How does measles (MMR) vaccination work?

People often get a vaccine called the MMR vaccine in childhood to protect from measles, mumps and rubella, three very infectious illnesses

Written by spunout

Last Updated: Jul-02-24

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People often get a vaccine called the MMR vaccine in childhood. This vaccine helps to protect people from measles, mumps and rubella, three very infectious illnesses. Here is what you need to know about MMR vaccination.

What is the MMR vaccine?

The measles, mumps and rubella (MMR) vaccine helps people develop immunity against those three illnesses. People commonly get the MMR vaccine when they are young as part of the childhood vaccination schedule in Ireland.

The MMR vaccine trains your immune system to produce antibodies (proteins that protect you) for these illnesses and greatly reduces the likelihood of developing them. If you develop any of the illnesses, the vaccine greatly reduces the chances of it becoming severe.

One dose of the MMR vaccine is 93% effective at preventing measles.

How does MMR vaccination work?

The MMR vaccination is typically given in two doses of a single injection into the muscle of the upper arm or thigh.

The first dose is often given to children when they reach 12 months, while the second dose is often given when children reach 4-5 years old, normally when they first begin primary school.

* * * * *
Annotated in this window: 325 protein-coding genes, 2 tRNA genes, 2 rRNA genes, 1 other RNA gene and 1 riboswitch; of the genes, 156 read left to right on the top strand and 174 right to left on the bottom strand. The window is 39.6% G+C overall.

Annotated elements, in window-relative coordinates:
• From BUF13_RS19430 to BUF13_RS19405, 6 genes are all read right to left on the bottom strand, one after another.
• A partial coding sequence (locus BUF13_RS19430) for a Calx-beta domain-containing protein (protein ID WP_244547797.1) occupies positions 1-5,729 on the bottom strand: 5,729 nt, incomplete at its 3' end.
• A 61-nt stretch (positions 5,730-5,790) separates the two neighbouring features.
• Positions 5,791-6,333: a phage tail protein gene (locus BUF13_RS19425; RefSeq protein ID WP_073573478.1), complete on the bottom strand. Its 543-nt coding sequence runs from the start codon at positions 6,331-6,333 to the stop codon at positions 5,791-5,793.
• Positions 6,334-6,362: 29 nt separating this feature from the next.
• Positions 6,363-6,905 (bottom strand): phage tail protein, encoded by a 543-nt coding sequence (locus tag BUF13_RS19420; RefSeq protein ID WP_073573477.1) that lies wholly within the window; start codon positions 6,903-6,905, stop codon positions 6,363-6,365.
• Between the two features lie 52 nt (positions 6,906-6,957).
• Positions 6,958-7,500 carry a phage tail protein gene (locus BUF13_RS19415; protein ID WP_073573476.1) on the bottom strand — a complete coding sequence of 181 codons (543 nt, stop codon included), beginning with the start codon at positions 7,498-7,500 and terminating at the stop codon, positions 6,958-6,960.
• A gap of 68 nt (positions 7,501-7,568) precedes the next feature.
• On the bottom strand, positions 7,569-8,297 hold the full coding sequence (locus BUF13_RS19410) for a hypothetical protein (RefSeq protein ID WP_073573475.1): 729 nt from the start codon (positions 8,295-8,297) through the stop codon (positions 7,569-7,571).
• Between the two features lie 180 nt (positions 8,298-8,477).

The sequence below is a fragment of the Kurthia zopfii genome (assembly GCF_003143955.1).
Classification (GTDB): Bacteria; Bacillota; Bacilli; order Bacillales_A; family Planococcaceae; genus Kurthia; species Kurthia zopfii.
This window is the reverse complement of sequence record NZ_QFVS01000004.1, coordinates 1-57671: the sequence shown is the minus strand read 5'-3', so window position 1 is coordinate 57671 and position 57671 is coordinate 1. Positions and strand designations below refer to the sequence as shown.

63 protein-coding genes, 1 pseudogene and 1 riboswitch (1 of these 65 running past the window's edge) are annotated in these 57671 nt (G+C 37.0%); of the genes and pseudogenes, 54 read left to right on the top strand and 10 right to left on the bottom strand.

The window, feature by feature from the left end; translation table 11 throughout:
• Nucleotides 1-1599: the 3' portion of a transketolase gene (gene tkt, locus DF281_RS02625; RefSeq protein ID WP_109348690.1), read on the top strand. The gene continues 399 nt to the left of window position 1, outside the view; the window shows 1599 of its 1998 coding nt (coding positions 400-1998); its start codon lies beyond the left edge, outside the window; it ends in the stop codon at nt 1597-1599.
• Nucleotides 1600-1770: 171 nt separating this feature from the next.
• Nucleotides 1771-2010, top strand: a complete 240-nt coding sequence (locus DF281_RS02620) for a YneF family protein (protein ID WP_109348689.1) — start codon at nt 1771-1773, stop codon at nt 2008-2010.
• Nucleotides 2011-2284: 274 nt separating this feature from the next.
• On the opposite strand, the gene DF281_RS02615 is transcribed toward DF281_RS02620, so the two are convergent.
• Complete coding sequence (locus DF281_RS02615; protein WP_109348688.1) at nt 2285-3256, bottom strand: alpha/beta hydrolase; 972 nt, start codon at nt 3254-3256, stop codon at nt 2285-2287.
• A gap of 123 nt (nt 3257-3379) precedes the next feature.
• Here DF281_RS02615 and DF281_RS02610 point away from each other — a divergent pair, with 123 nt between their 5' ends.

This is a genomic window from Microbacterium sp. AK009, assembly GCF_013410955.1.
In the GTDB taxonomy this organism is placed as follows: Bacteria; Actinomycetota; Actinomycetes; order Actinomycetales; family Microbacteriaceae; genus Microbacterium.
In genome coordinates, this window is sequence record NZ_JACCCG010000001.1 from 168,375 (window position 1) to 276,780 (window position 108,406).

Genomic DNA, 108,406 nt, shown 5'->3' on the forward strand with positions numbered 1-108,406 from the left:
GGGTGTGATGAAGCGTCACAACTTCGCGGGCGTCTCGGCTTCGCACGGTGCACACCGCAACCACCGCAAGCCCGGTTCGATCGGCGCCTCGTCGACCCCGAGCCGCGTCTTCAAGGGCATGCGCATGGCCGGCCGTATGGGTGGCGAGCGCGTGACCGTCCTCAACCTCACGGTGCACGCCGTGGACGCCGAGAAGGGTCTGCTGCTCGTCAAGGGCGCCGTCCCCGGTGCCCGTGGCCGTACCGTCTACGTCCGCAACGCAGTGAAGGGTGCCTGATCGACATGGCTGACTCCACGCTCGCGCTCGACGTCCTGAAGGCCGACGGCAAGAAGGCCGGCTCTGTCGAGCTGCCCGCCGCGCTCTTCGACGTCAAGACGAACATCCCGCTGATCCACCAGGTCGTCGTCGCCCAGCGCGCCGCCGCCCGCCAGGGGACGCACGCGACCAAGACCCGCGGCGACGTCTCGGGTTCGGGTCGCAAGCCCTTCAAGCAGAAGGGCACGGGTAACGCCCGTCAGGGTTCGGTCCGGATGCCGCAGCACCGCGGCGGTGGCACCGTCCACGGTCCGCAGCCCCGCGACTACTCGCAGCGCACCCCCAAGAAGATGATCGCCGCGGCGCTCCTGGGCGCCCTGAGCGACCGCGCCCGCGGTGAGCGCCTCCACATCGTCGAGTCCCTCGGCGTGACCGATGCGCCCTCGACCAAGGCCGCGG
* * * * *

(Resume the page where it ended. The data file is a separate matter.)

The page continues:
Protection from these illnesses starts within two weeks of getting vaccinated. Two doses of the vaccine are needed to offer full protection.

Getting an MMR catch-up vaccine as an adult

Sometimes, people miss their scheduled vaccinations. It is possible to get catch-up doses of the vaccine, even as an adult, if you are not fully vaccinated.

Catch-up vaccination is available for children aged 5 years and older, healthcare workers, people born in Ireland on or after 1 January 1978, and people born outside of Ireland and at risk of measles infection. Those born in Ireland before 1978 are likely immune to measles and therefore may not need the vaccine.

Where to get catch-up MMR vaccines

The HSE, Ireland’s health service, is running MMR catch-up clinics across the country following some measles outbreaks in Ireland.

If you got a first dose through these clinics, you can return there for your second dose. You can do this by booking an appointment online or going to a walk-in clinic.

You can find out more about the catch-up clinics by contacting your GP or consulting the HSE website.

Side effects of the MMR vaccine

The MMR vaccine is safe and effective. Any side effects tend to be mild and do not last long. The area where the needle goes in may look red or swollen and feel sore for 2 to 3 days.

In rare cases, some who receive the vaccine may develop mild forms of measles or mumps between one to three weeks after being vaccinated. These symptoms, though unpleasant, are not infectious and will pass with time.

You can find out more detailed information about possible side effects of the MMR vaccine from the HSE’s website.

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